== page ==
Perhaps most importantly, my hope is that as the 14er “bagging” season begins here in Colorado, the publication of “Exposed” will help reduce what is sometimes best termed a clown act, what with folks doing the human snow toboggan without ice axes, stumbling like herds of zombies from afternoon lightning, bringing so many dogs they need a pet wrangler to keep track of the herd — and generally climbing under-equipped.
On the gear side, perhaps the best way to bring it all home is to revisit the concept of the “10 Essentials.” McQueen provides a “10” list in his appendix, along with other safety tips that’ll help aspiring 14er baggers. Below, my own list of essentials for rambling in mountain ranges such as the Alps or Colorado Mountains.
Remember that the TEN ESSENTIALS means exactly that. All this stuff can be downsized and made amazingly lightweight for moderate objectives, but it should all be carried for anything but the most straightforward hiking on prepared trails.
1.Navigation (Prepare at home, GPS works well but do your homework. Carry at least a miniaturized paper map for all but the most familiar routes. Small compass is not optional, always bring for even the most familiar routes. One of the most common “lost” scenarios is when you’re overtaken by a heavy overcast that totally obscures the sun. You totally lose your sense of direction. A quick glance at a compass can make this a trivial event. Otherwise…)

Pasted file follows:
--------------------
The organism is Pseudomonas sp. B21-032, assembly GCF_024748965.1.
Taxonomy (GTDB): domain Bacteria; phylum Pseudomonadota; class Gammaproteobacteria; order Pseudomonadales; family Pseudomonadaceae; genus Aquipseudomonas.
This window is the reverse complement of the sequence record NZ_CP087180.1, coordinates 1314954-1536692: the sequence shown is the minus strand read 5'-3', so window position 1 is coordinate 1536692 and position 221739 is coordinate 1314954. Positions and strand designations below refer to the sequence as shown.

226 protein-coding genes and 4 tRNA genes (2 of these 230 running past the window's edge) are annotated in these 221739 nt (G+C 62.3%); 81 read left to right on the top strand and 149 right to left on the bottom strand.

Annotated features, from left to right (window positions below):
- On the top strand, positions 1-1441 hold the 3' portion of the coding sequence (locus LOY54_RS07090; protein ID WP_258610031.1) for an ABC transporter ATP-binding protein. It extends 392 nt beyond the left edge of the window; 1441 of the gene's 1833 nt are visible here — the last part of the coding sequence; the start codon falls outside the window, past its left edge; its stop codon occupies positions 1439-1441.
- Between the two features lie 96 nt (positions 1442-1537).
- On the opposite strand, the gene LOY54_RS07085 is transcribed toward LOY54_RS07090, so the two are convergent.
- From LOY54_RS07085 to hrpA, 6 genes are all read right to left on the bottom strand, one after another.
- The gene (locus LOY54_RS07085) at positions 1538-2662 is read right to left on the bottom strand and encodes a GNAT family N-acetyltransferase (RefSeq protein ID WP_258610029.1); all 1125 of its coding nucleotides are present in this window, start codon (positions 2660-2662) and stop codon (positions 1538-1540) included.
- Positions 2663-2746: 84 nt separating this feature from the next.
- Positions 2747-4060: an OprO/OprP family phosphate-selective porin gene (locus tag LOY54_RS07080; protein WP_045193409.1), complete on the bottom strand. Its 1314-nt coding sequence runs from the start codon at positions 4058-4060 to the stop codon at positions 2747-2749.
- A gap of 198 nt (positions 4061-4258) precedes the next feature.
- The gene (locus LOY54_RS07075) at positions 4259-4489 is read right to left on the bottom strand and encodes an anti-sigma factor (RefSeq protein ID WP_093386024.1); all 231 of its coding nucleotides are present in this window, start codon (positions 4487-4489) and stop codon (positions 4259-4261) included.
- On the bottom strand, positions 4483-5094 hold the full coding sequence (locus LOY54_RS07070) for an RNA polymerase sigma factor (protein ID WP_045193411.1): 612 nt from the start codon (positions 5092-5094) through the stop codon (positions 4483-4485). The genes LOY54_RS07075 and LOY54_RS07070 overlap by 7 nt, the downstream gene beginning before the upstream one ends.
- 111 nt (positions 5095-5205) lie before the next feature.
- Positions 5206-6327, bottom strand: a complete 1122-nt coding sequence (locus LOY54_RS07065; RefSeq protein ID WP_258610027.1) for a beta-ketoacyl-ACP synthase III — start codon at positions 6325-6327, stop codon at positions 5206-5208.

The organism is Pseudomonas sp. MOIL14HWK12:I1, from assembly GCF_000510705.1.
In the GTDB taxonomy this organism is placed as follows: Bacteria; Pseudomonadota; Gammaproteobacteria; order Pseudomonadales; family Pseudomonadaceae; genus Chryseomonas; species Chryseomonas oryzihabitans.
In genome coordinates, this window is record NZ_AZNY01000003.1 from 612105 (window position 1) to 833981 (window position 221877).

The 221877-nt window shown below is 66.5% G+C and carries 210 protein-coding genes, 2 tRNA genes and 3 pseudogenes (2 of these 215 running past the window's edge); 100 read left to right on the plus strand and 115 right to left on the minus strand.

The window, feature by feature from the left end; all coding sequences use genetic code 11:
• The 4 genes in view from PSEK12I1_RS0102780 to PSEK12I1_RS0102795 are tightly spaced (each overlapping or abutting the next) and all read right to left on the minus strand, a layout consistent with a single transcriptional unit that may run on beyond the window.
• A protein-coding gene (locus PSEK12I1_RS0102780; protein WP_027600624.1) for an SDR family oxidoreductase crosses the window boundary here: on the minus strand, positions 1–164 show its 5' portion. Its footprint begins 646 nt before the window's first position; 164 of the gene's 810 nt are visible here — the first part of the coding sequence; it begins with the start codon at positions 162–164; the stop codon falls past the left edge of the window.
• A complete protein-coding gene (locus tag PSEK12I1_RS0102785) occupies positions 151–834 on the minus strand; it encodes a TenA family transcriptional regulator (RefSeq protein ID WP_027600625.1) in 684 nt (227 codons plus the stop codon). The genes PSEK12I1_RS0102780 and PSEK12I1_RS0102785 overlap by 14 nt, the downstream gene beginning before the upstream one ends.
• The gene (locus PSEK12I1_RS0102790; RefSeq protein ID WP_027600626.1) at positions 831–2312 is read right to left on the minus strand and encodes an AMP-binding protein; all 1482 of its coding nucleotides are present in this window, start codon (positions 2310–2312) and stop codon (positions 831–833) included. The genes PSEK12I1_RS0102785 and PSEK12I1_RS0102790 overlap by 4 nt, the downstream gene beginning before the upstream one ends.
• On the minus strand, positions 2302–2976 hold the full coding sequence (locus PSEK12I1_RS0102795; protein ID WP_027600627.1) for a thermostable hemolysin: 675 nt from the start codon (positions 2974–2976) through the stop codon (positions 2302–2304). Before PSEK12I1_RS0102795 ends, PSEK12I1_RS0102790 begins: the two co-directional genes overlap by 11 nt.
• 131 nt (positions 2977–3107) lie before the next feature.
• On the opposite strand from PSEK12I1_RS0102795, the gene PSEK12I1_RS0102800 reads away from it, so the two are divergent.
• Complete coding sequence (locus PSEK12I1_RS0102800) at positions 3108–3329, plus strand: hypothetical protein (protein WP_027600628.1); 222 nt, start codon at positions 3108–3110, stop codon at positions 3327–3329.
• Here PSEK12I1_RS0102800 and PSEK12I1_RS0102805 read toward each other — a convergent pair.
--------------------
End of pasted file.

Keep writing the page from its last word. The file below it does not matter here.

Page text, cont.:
2. Communication (In my opinion, not optional. Standard of care and the “social contract” is now at least a SPOT unit, or a cell phone if you know you have coverage. After quite a bit of testing by myself and other WildSnow gear reviewers, I also recommend the SPOT/Globalstar satphone as well as the Delorme inReach.)
3. Adequate clothing (No cotton, no jeans. At least a full-on shell jacket and perhaps shell pants as well.)